Produced in the Basque and Navarre regions of northern Spain, Idiazabal is a smoked cheese made from the raw milk of Latxa or Carranzana sheep. Idiazabal’s denomination of origin has been protected since 1987, making it one of the region’s best-known products.
Named for the village of Idiazabal, located in the Goierri valley, the production of the cheese originated in the high mountain pastures of the region, where it was made by the nomadic shepherds. For the duration of the summer, the shepherds would move their sheep up the mountain to graze on the lush, new grass. During this time they would milk the sheep and make cheese in mountain huts. The cheeses matured in the rafter, where fires inside the hut would impart a smoky flavor. At the end of September, the shepherds, sheep, and cheeses would all return to the lower slopes, and by this time, the cheeses were ready for sale.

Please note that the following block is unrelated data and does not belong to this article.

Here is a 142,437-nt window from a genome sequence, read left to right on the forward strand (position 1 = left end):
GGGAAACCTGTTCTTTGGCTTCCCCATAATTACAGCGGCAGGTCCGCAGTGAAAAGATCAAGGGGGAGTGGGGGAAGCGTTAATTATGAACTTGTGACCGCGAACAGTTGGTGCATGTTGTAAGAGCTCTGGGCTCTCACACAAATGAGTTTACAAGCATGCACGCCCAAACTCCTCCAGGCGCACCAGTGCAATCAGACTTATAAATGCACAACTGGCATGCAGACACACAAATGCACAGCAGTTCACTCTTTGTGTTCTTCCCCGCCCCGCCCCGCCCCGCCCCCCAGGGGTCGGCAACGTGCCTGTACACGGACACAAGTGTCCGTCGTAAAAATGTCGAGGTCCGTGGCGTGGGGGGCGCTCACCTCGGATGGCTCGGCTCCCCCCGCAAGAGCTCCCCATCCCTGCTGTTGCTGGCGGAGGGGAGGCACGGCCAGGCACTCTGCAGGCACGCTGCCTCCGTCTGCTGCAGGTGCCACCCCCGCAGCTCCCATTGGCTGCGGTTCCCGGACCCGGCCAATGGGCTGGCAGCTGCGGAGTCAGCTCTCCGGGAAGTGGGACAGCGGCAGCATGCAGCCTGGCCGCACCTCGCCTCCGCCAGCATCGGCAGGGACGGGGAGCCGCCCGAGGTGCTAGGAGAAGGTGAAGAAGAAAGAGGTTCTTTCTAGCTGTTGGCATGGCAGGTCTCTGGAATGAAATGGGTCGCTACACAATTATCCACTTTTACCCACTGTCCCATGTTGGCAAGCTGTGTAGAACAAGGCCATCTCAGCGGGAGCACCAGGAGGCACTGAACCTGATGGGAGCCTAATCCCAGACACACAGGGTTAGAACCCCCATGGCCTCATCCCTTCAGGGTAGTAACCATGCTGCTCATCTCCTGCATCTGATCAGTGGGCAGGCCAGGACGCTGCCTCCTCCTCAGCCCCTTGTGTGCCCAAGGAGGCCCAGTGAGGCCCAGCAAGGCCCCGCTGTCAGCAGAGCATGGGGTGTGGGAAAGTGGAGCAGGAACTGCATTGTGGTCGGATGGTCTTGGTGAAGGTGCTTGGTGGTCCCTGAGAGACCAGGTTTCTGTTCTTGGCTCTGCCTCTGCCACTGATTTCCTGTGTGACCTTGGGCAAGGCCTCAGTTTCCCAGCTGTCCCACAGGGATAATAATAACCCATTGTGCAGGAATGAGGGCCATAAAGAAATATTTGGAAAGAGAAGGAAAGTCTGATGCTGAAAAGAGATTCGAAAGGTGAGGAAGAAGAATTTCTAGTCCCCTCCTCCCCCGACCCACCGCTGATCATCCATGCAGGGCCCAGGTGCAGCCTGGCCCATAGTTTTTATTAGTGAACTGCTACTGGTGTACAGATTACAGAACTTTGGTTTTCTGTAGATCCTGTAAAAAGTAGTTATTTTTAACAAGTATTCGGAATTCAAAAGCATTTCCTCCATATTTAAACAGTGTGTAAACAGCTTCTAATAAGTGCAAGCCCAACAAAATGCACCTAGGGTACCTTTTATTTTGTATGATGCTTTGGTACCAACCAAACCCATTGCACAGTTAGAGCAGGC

Today, the artisan producers of Idiazabal cheese imitate these traditional methods. After production, cheeses mature for at least two months. As a final step, the cheese can be smoked using beech or alder wood.
At the time of sale, Idiazabal has a smooth, dark, yellow-brown rind and has a slightly burnt aroma. The rind carries the marks of the wooden molds in which the curd is drained. The cheese’s texture is compact, slightly waxy, and dotted with small holes. It is pleasantly supple and toothsome in the mouth.
Flavors are sweet and balanced, with notes of bacon and caramel. In smoked versions, the smoke should be noticeable but should not overpower the slight sweetness and hint of acidity.
Idiazabal pairs well with a simple red wine like tempranillo, dry cider, or saison.